Russia’s roadmap on Africa

Reem Leila , Sunday 3 Nov 2019

Russia adopted a roadmap at last week’s African-Russian Summit meeting to strengthen its relations with the African continent, reports Reem Leila

Russian President Vladimir Putin, right, welcomes Egypt's President Abdel Fattah el-Sisi during their meeting in the Black Sea resort of Sochi, Russia, Wednesday, Oct. 23, 2019. (AP)

The first African-Russian Summit and Economic Forum ended late last week with agreements to face common political challenges while boosting international trade and economic cooperation between Russia and the African countries.

Meeting in the Russian coastal city of Sochi, the summit’s co-presidents, Egypt’s President Abdel-Fattah Al-Sisi and Russia’s President Vladimir Putin, agreed to intensify efforts to combat climate change on the African continent and to share relevant technologies.

The two leaders stressed the importance of the African countries’ capacity-building and the need to enhance their resilience to climate-change.

Egypt’s Presidential Spokesman Bassam Radi said that the summit’s final communiqué had affirmed Russia’s and the African countries’ support for the peaceful settlement of disputes in accordance with the principles of international law and of the United Nations. This was in addition to reducing escalation in areas of tension and promoting peaceful cooperation among countries, he said.

He noted that Russia and the African countries had agreed on the full implementation of internationally recognised principles and norms. “Countries participating in the summit also agreed to consider unilateral measures that violate international law and include unilateral sanctions as illegal practices,” Radi said.

He noted that the final communiqué of the summit had shown that Russia and the African countries had agreed to coordinate efforts to implement the goals and principles of the UN Charter and to revitalise the UN’s role in international affairs, especially in ensuring international peace and security.

Participants at the summit also agreed to penalise people and organisations providing any form of direct or indirect support to entities or persons involved in terrorist acts.

Both the Russian and the African sides agreed to cooperate closely to settle and prevent conflicts in Africa, to ensure the safety, vitality and extension of the Nuclear Non-Proliferation Treaty (NPT), and to cooperate in the post-conflict reconstruction and development of the African continent.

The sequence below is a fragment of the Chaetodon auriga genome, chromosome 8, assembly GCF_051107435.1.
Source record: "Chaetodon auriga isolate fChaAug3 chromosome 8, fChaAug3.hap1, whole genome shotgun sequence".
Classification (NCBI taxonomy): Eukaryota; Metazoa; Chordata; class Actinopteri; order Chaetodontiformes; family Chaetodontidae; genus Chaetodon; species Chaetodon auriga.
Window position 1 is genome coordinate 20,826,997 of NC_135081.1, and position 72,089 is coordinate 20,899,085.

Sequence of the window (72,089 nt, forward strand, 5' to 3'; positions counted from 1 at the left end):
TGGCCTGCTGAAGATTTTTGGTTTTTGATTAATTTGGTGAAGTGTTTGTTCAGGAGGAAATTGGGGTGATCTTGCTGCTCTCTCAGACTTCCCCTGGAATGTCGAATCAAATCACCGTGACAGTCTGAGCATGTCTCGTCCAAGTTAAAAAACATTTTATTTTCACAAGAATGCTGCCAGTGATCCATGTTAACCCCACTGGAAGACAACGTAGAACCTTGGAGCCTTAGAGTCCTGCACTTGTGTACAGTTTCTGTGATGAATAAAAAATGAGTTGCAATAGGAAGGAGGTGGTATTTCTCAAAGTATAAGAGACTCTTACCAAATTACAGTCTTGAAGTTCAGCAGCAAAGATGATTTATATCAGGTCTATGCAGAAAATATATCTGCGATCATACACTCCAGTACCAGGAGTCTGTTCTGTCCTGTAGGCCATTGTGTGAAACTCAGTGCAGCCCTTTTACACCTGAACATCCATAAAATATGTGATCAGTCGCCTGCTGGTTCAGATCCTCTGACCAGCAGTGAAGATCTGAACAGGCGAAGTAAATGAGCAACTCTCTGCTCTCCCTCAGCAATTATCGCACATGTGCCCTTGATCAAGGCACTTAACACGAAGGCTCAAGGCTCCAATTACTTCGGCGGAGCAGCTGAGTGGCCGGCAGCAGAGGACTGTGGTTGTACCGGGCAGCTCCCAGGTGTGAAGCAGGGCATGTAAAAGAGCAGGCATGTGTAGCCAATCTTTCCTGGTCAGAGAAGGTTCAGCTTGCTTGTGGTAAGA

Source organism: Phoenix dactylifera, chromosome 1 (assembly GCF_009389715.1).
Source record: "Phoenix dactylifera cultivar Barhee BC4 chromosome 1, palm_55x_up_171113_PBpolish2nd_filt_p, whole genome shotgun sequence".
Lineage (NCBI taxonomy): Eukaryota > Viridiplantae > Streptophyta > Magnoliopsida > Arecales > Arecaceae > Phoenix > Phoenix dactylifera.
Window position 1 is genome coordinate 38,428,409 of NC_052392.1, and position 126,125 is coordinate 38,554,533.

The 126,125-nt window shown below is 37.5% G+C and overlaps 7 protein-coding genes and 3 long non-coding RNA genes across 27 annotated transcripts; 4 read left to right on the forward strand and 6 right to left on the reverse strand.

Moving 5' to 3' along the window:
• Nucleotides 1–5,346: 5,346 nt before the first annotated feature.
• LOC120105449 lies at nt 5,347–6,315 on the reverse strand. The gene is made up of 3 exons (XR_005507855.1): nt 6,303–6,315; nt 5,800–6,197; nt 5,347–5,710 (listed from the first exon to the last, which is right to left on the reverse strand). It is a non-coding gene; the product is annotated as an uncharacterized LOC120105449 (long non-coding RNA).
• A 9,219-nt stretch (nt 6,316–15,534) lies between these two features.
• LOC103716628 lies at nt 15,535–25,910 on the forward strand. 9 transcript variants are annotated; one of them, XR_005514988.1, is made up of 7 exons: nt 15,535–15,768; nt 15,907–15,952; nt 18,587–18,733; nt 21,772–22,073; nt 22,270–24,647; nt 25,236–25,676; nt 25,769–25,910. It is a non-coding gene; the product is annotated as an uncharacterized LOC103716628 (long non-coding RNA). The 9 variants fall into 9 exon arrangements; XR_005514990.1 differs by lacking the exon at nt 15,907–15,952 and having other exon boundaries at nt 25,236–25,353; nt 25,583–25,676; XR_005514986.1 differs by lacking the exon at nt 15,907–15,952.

Presidents Al-Sisi and Putin agreed to hold similar meetings once every three years, alternately hosted by Russia and a country from the African continent. The heads of state agreed on increasing the volume of trade between Russia and Africa, which currently stands at about $20 billion, to $40 billion over the coming years.

President Putin noted that Russian companies were ready to cooperate with African partners in areas of infrastructure modernisation, telecommunications system development, and digital technology. He stressed that Russia’s cooperation with Africa was based on the mutual interests of the parties and that Russian companies were ready to provide the latest technology and expertise to their partners in Africa.

Radi pointed to the signing of more than 30 contracts and memoranda of understanding between Russia and the African countries at the summit to a value of $13 billion. The most notable announcements were the launch of a $5 billion mutual fund, an important contract for Russian railways in Egypt totalling about $1 billion, and major military contracts with a number of other African countries.

According to the final communiqué of the summit, Russia will continue to train military and law-enforcement personnel in the African countries in Russian educational facilities in a move aimed at enhancing the combat-effectiveness of African forces.

*A version of this article appears in print in the 31 October, 2019 edition of Al-Ahram Weekly.


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